Another great article from the Guardian. A little bit of the copy is below about an expedition, sponsored by the Darwin Initiative in Southern Malawi, Africa.
Here is a link to the article, because there is an audio broadcast on the article thats really worth listening to.
The unique lost rainforest of Mount Mabu is to be given protection from exploitation, following a new expedition to the remote area revealed a host of new species.
The existence of the pristine forest in northern Mozambique was revealed by the Observer last year, and was originally discovered with the help of Google Earth. It is now thought to be the largest such forest in southern Africa.
At a meeting this week in the capital Maputo, government ministers agreed to put conservation measures in place before any commercial logging occurs there after meeting representatives from the Royal Botanic Gardens Kew, the Mulanje Mountain Conservation Trust (MMCT), and numerous other groups involved in the project.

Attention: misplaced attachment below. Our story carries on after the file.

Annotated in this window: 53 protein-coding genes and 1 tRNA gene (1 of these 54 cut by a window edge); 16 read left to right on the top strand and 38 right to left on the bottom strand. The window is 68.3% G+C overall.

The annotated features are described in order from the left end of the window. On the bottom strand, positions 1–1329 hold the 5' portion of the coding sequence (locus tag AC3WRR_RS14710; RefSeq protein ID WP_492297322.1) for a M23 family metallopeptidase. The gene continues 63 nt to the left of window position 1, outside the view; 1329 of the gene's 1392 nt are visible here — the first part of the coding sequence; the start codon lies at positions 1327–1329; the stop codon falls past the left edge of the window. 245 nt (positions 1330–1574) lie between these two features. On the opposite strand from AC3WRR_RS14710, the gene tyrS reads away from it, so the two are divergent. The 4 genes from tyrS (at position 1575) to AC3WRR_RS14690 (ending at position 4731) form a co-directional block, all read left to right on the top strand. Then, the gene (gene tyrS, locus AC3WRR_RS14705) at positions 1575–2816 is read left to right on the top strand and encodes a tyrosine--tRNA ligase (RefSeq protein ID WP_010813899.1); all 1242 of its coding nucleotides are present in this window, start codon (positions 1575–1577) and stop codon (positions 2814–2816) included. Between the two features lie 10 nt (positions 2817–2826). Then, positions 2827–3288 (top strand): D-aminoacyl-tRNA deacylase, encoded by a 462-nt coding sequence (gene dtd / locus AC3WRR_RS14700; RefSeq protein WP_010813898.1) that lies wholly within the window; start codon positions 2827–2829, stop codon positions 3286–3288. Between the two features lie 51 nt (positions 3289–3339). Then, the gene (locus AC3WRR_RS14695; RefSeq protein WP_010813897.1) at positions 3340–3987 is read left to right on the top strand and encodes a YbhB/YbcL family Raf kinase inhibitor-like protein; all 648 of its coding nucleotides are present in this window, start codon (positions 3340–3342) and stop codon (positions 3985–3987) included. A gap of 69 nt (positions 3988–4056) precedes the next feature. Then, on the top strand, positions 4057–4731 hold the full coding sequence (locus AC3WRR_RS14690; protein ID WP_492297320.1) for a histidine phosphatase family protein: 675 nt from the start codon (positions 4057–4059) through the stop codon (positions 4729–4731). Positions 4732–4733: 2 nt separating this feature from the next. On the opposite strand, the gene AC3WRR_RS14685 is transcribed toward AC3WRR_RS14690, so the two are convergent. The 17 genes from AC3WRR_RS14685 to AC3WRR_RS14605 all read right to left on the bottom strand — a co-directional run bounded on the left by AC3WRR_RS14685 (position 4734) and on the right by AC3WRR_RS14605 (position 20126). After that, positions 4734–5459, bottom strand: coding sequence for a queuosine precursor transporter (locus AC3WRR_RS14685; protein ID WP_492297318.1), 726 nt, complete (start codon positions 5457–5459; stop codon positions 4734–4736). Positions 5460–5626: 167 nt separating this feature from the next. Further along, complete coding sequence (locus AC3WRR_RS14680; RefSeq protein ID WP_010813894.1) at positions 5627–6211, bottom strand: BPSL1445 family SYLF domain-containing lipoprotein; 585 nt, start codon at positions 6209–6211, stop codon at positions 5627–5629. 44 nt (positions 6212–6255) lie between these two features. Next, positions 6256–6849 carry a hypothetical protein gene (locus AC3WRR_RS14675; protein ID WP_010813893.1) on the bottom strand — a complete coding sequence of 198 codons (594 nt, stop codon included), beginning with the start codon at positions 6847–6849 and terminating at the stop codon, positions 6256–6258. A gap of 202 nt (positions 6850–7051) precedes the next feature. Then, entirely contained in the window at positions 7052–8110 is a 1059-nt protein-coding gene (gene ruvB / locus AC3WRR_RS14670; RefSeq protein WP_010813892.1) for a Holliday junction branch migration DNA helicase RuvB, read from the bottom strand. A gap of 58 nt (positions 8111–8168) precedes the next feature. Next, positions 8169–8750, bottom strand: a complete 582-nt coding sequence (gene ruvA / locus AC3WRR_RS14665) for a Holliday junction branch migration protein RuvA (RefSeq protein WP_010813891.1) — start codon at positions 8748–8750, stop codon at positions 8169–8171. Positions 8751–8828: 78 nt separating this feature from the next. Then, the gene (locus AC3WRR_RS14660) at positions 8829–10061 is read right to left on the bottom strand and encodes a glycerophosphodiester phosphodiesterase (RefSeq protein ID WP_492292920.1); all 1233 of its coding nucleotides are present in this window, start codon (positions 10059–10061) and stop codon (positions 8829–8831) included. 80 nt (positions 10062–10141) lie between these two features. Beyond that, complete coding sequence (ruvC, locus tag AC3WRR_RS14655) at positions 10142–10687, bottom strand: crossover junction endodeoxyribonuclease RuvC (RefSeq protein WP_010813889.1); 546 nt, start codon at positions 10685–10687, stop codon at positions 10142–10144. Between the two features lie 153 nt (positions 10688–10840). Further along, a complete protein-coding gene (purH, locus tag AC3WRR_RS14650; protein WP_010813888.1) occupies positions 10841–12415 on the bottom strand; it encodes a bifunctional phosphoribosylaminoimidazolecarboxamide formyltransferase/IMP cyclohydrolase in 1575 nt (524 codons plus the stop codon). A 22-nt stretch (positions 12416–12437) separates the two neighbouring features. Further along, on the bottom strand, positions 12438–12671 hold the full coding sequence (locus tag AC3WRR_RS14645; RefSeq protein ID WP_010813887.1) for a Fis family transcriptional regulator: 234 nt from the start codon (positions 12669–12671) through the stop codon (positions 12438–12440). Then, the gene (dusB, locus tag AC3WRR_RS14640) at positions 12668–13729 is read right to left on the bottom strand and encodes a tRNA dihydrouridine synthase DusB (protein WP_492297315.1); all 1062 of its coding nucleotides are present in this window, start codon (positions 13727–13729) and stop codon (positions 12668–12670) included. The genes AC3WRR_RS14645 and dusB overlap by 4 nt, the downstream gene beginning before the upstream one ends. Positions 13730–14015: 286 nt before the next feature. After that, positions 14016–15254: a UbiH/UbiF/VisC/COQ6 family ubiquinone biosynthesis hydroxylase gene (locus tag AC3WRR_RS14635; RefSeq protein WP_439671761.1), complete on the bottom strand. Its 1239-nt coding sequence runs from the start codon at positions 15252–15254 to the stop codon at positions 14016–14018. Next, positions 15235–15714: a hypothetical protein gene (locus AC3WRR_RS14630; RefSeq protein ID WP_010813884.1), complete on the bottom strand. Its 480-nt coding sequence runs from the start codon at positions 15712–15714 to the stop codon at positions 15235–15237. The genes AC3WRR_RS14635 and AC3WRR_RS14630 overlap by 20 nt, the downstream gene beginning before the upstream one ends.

“The three messages we conveyed were that there is rich biodiversity in Mozambique, that butterflies and botany can be as important as mammals, and that conservation policy should take into consideration areas such as these mountains or the coastal forests, that do not easily fit into the usual category of national park,” said Kew’s Jonathan Timberlake. The media coverage had clinched the participation of the government, added Paul Smith, head of the Millennium Seed Bank project at Kew.
Julian Bayliss of MMCT, who first identified Mount Mabu as an area of possible exploration using satellite imagery on Google Earth said: “As scientists it is incredibly exciting to go into a previously unexplored area and discover new species of butterfly, snake and chameleon, but our aim was always to secure pledges of conservation towards the protection of these sites.”
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